Hands-on Activity: Adaptations for Bird Flight - Inspiration for Aeronautical Engineering
Educational Standards :
Learning Objectives (Return to Contents)
After this activity, students should be able to:
Materials List (Return to Contents)
Introduction/Motivation (Return to Contents)
Birds have served as prototypes for various models of aeronautical design. The hummingbird is the archetype of the helicopter. Hummingbirds are capable of hovering in mid-flight and also of backward flight. Helicopters are an early example of biomimicry. Peregrine falcons are capable of steep dives that defy the gravitational forces that push the limit of fighter pilots and that are often responsible for fighter jets falling into a stall. How is a bird capable of surviving what has proved most challenging to the designers of these planes. What can be learned by studying these living models in order to strengthen the design of future planes and protect the lives of those who command them?
In this activity, we will investigate the physical nature of flight. How do birds become and remain airborne? Why do different species of birds have different types of flight patterns? Why are some species, such as hawks, able to hunt in midair? Can you explain why the flight of an owl is silent or a vulture can soar on the thermals of updrafts? Can an understanding of these unique adaptations lend direct application to the design of airplanes? Would it surprise you to know that our own military studies bird flight? Would you like to watch a comparison of birds to strategic fighter jet design?
Although students will not be using this information in the design process of your desert resort, it provides interesting information pertaining to the current use of biomimetics in the field of aviation. As an extension to your design process, you may use this information to create a means of transportation to and from the resort if you chose to; however, it will not be counted toward your final grade.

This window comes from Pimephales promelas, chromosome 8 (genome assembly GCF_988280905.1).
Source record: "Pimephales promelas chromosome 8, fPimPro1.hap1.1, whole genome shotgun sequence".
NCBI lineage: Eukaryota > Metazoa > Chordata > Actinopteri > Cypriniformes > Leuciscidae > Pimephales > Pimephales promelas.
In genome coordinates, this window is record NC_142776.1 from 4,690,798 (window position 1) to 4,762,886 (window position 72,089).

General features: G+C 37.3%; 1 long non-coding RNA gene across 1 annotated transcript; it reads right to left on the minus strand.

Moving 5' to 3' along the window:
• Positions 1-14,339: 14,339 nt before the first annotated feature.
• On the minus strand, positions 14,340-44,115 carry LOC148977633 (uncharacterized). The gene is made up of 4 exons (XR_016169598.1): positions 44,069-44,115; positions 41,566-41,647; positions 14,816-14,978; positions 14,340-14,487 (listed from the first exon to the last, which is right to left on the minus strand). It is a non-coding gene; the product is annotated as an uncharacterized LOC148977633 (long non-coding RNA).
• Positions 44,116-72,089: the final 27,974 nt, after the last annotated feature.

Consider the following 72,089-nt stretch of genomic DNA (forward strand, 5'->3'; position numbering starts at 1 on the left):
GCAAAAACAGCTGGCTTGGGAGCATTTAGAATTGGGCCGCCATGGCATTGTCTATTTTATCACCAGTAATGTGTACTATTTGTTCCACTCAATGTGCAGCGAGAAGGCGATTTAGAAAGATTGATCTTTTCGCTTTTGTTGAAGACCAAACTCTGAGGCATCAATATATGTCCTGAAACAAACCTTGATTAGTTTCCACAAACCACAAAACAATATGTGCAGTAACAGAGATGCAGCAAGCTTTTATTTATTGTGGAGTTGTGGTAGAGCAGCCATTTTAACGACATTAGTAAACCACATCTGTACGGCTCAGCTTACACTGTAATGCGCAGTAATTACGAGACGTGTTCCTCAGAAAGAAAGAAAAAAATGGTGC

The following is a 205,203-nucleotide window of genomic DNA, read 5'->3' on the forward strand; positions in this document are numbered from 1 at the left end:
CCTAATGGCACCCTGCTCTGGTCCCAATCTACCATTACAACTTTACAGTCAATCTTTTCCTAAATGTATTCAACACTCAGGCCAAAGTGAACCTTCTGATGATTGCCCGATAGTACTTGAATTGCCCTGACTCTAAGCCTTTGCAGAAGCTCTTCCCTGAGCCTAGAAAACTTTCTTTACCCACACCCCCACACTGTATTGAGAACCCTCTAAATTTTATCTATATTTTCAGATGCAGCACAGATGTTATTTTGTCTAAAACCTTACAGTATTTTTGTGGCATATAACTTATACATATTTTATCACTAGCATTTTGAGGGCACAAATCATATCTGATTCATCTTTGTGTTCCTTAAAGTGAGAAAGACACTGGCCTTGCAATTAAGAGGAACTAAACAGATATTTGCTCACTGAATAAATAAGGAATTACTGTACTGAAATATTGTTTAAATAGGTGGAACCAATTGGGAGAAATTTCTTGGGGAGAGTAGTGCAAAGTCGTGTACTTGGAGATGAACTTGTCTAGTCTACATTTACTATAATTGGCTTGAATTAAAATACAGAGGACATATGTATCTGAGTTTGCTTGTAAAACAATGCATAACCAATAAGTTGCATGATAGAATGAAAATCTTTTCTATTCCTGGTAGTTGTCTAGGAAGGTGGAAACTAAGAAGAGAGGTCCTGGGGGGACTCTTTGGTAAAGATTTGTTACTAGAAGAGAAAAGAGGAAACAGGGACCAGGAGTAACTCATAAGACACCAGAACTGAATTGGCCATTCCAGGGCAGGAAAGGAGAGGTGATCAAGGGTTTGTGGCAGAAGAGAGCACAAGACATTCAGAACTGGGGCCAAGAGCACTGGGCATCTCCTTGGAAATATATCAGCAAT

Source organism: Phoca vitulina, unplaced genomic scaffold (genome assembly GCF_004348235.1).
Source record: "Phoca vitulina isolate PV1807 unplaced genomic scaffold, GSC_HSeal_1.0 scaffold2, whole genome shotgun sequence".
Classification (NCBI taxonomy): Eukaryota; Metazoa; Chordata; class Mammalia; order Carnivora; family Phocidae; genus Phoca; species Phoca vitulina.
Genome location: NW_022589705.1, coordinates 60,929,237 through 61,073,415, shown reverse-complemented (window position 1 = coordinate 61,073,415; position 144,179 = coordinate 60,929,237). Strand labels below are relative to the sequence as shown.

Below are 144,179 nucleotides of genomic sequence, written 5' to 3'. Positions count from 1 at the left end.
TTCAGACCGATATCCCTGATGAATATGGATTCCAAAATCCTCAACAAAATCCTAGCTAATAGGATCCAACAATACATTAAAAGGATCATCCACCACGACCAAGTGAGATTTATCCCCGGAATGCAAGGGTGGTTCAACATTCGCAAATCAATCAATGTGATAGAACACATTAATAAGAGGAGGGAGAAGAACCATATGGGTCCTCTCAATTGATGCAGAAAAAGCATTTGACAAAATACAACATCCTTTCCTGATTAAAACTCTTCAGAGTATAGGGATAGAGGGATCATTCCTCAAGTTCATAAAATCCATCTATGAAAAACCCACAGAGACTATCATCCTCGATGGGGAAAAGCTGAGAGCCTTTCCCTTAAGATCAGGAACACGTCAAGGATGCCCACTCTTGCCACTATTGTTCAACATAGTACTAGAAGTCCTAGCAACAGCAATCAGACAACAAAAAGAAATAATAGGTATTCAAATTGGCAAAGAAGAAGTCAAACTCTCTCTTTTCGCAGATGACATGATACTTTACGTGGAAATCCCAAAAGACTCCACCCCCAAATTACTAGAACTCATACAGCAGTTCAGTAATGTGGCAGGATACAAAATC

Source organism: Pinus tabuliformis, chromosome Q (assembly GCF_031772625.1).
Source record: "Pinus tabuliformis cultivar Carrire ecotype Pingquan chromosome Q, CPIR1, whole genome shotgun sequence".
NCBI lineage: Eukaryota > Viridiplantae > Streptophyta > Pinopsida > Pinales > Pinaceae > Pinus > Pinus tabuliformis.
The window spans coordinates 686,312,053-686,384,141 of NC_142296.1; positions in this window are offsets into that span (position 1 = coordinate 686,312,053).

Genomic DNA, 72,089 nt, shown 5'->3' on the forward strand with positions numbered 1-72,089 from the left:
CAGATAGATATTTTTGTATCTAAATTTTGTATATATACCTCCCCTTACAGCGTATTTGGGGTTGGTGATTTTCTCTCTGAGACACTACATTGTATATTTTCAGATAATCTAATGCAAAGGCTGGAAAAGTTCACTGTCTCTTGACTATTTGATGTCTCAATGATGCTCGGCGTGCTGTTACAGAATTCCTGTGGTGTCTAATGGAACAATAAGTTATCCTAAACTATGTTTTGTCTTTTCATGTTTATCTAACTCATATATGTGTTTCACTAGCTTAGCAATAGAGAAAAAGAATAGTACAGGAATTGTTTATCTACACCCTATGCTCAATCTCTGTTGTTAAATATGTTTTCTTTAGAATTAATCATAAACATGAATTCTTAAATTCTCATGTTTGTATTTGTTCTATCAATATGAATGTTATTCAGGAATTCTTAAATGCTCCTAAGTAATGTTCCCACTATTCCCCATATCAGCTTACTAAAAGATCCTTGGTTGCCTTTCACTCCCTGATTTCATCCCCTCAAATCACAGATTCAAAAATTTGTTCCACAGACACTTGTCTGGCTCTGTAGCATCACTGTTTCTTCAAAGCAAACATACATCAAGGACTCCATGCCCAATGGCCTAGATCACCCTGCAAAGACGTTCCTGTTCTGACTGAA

Procedure (Return to Contents)
This activity introduces students to a direct application of biomimicry. It is driven by three sections. Students are first introduced to the physics behind bird flight and the various patterns of flight. They will distinguish between wing shapes, learn the structure of a feather, and understand how these features support different abilities among species. They will next be allowed to read, and it is helpful if the images can be viewed on a screen, several recent advancements made in aeronautical engineer following the examination of several different bird species. The final segment is the screening of "Raptor Force" video available for online viewing. There are breathtaking aerial footages of hawks and falcons performing amazing aerial acts that researchers are beginning to fully appreciate the supporting mechanisms. The documentary brings in footage of actual fighter jets and discusses the contributions made through the study of these creatures.
Before the Activity
The next group of articles includes current publications discussing direct application of bird study to plane design.
With the Students
Attachments (Return to Contents)
Investigating Questions (Return to Contents)
Asked within the body of the handout.
Assessment (Return to Contents)
Activity Embedded Assessment
This assignment can be graded to determine accuracy in correctly identifying bird flight features.
Activity Scaling (Return to Contents)
Additional Multimedia Support (Return to Contents)
"Raptor Force" a Nature Documentary preview is available at: http://www.pbs.org/wnet/nature/episodes/raptor-force/introduction/1109/. The full length documentary is available for purchase for $19.99: http://www.shopthirteen.org/product/show/29334.
Copyright© 2006 by Vanderbilt University
The contents of this digital library curriculum were developed under a grant from the National Science Foundation RET grants no. 0338092 and 0742871. However, these contents do not necessarily represent the policies of the National Science Foundation, and you should not assume endorsement by the federal government.
Supporting Program (Return to Contents)VU Bioengineering RET Program, Vanderbilt University, School of Engineering
Last Modified: March 18, 2012